Today, China fails to isolate herself from a
whirlwind. The University of Houston's College of
Engineering presents this series about the machines
that make our civilization run, and the people
whose ingenuity created them.
The Jesuits tried to open
China up in the late 1500s. The Ming Dynasty was
wealthy, powerful, and stable. China had rich
agriculture, a fine water-power base, and a spider
web of waterways. She had highly refined craft
technologies. Her porcelains and silks were the
finest in the world. And, in a world that wouldn't
trade with the outside world, her merchants sat on
the lowest rung of the social ladder.
The Chinese listened politely while the Jesuits
talked about European science. Then they replied:
Europe, they said, had nothing to offer a superior
culture. They did like our mathematics. But the
only produce items that remotely caught their
interest were Europe's marvelous mechanical clocks.
Emperor Wan-li agreed that mechanical clocks made
fine toys, but not much more than that. He was
wrong, of course. Clocks were the stalking horses
for a new class of scientific instruments. Science
was changing into a rational pursuit that would
soon take invention where it never had been. By
1700 the wedding of science and invention had led
to the steam engine. By 1700 we were firing the
first shots in the Industrial Revolution.
English production and Dutch shipbuilding reshaped
Europe into a great international department store.
Chinese porcelain and silks were the most lucrative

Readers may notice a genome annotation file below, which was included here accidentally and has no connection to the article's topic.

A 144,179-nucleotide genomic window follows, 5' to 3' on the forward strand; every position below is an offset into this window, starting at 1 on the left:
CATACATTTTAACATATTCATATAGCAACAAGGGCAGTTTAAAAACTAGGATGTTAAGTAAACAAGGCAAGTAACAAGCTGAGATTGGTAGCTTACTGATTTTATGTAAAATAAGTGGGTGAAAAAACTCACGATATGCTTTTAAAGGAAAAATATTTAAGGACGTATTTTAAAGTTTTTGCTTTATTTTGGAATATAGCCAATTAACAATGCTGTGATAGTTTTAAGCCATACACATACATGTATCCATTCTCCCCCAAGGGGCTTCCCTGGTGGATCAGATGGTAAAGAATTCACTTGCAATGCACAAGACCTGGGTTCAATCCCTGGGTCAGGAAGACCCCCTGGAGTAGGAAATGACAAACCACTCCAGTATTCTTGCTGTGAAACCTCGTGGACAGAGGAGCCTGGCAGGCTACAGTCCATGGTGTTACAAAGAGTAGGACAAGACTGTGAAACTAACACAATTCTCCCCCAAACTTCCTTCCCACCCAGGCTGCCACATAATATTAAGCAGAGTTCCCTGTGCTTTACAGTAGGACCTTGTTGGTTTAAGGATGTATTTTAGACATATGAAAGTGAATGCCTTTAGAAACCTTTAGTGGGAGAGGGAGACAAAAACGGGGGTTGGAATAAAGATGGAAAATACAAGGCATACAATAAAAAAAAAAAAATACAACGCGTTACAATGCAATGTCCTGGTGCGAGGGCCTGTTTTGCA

commodities in that store. The wealthy in England
and Europe were hypnotized by things Chinese. By
the 18th century they added a new Chinese commodity
to their want list. They added tea.
But the Chinese had no interest in anything the
West might offer them. Trade balances drifted
hopelessly out of whack as Western gold vanished
Then England found a commodity it could sell to
China. England began growing opium in its Asian
colonies and moving it across the borders --
illegally. By the early 1800s they'd righted the
trade inequities. They'd also addicted millions of
people and shredded the fabric of Chinese society.
China finally went to war against England to stop
the drug trade. But now she found herself fighting
the most powerful nation on earth. After three
years, she had to give in and form a series of
international trade agreements.
Those events haunt us today. Drugs from the poorer
countries are doing to us just what England did to
China. Now we've started unloading our equally
addictive tobacco on them. If only China had joined
the free trade of technology in 1600! And what
might the world be today, if only our trade with
poorer nations were a trade in ideas instead of a
trade in drugs?
I'm John Lienhard, at the University of Houston,
where we're interested in the way inventive minds